Intended for healthcare professionals


Age related outcome in acute myocardial infarction

BMJ 1998; 317 doi: (Published 14 November 1998) Cite this as: BMJ 1998;317:1334

Elderly people benefit from thrombolysis and should be included in trials

  1. Stephen R McMechan, Specialist registrar in cardiology,
  2. A A Jennifer Adgey, Professor of cardiology
  1. Regional Medical Cardiology Centre, Royal Victoria Hospital, Belfast BT12 6BA

    Patients older than 70 account for a third to a half of patients with acute myocardial infarction admitted to hospital,1 and 80% of deaths due to acute myocardial infarction occur in those aged over 65 years, 60% of them in people aged 75 or more.2 Despite extensive studies of thrombolytic treatments in large numbers of patients, we lack data on elderly subjects over 75 and particularly among those over 85. The size of the elderly population is growing: between 1982 and 1992 the Nottingham heart attack register recorded a 70% increase in patients aged 70-74 admitted with myocardial infarction anda 200% increase in those aged 75 or over.3 Hence we must be able to assess the optimal therapeutic strategies for such patients.

    The application of trial results to clinical practice is hampered by the fact that such patients, although accounting for up to half of cases of myocardial infarction and having a disproportionately high mortality, are significantly underrepresented in clinical trials. Over 60% of trials have excluded patients aged over 75, with higher rates of exclusion in studies involving invasive procedures.2 An overview of thrombolytic trials showed that only 10% of patients were aged over 74.4

    Older patients have a higher incidence of previous myocardial infarction, heart failure, cardiogenic shock, atrioventricular block, and atrial fibrillation or flutter.5 In the angiographic substudy of GUSTO-1, older subjects had higher rates of TIMI grade 0 flow and lower rates of TIMI grade 3 flow, more multivessel disease, and lower left ventricular ejection fractions.5 Thus it is not surprising that studies that have included older people have shown higher mortality with treatment than have trials in younger patients. For example, the Fibrinolytic Therapy Trialists' Collaborative Group showed 35 day mortality for thrombolytic treated patients of 3.4%, 7.2%, 13.5%, and 24.3% respectively for people aged <55, 55-64, 65-74, and ≥75.6 In the GUSTO-1 study patients aged over 75 treated with alteplase had a 30 day mortality of 19% (250/1297) and streptokinase treated patients a mortality of 21% (486/2358) compared with 4.4% (398/9039) and 5.5% (979/17 804) respectively for those aged 75 and under.7 A recent French study showed a relative risk of 4.65 for five day mortality among those aged over 80 years (compared with those aged 50 and under).8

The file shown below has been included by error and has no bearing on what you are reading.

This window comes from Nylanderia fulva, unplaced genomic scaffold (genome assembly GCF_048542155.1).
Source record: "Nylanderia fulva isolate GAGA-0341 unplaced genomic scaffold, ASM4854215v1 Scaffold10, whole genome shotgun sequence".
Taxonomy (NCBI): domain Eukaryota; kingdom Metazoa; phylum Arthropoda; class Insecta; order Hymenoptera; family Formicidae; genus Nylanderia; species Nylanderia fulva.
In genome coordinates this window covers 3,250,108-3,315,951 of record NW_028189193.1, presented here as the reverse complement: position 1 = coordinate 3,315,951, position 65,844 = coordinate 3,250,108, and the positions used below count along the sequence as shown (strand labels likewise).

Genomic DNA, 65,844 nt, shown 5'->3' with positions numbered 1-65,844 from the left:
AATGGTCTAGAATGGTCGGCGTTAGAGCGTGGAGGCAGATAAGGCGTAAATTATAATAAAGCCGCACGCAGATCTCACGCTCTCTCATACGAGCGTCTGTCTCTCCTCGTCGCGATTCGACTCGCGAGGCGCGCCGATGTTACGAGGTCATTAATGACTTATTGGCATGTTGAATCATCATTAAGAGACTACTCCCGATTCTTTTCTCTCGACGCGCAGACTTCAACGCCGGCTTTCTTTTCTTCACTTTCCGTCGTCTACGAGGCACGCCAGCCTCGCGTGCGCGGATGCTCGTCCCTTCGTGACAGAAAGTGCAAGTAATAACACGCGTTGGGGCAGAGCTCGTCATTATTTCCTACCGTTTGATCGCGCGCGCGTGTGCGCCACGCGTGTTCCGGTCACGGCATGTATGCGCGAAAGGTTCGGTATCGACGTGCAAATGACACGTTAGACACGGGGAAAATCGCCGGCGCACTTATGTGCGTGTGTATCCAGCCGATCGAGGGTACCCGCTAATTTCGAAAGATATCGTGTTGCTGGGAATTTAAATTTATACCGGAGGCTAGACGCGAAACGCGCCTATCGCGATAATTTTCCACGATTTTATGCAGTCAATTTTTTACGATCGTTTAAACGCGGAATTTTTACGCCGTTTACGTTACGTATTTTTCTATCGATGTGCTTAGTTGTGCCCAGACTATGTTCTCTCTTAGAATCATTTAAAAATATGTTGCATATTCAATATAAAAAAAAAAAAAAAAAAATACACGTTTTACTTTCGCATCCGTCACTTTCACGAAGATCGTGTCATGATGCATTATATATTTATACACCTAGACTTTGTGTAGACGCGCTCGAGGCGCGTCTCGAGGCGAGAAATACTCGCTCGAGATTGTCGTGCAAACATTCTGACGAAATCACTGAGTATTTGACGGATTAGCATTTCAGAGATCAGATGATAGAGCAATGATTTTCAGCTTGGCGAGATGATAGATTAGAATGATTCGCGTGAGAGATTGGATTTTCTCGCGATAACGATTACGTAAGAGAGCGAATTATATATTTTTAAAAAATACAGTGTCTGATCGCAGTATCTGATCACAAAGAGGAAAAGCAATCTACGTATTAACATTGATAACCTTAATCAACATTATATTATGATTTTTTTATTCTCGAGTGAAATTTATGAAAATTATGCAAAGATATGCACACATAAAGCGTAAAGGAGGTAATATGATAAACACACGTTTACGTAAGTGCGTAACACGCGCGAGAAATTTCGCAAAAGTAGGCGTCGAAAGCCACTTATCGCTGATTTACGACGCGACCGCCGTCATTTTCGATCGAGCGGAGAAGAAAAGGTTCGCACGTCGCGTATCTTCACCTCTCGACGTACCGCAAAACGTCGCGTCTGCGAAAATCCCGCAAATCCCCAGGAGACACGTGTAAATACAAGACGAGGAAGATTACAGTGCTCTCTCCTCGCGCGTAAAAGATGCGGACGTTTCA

An overview of large trials showed no significant differences in the proportional mortality reductions achieved by thrombolytic therapy between different subgroups, so the absolute reduction in deaths is greater among those, such as elderly people, with a higher mortality.9 In addition to reductions in hospital and short term mortality for elderly subjects, there is evidence of long term benefit: the four year follow up of ISIS-2 showed survival benefits of streptokinase treatment for at least four years, irrespective of age.10 The benefits of thrombolytic therapy in the elderly are also cost effective.11

    The increased incidence of adverse events with increasing age, particularly intracerebral haemorrhage, has inhibited widespread use of thrombolytic treatment among elderly patients. In the GUSTO-1 trial the incidence of intracerebral haemorrhage among patients aged over 75 was 2.08% in those treated with alteplase and 1.23% in those treated with streptokinase compared with 0.52% and 0.42% respectively among patients aged 75 and under.7 In selecting elderly patients for thrombolytic therapy, clinicians need to take account of other factors that increase the risk of intracerebral haemorrhage: hypertension, low body weight, oral anticoagulants before admission, female sex (even after adjustment for worse baseline characteristics), and history of cerebrovascular disease.

    Even in the absence of specific contraindications older patients still receive thrombolytic treatment less often than younger ones.4Although the incidence of stroke is higher in elderly people, the greater overall mortality reduction with thrombolytic treatment may result in greater net clinical benefits. The alternative strategy of primary angioplasty to avoid the increased bleeding risk of thrombolytic therapy cannot be recommended in view of the lack of data on primary angioplasty in patients over 75 years.

    The lack of data on elderly patients is particularly pronounced in those over 85 years, who are increasingly encountered in clinical practice. The COBALT study population of 7169 patients included 96 over 85 years, who had a remarkably high 30 day mortality (31% v 7.4% for those ≤ 85 years).12

    Age is the most important predictor of survival after acute myocardial infarction. Most of the available data support the use of thrombolytic treatment in elderly patients with acute myocardial infarction. While a slightly higher rate of adverse events, particularly intracerebral haemorrhage, may be expected, overall more lives will be saved and mortality benefits maintained for several years. Despite this evidence, advanced age remains one of the strongest predictors for not receiving thrombolytic therapy. To enable clinicians to make informed decisions about the use of thrombolytic treatment in their elderly patients, particularly the very elderly, future trials of thrombolytic therapy should avoid age related exclusion criteria.


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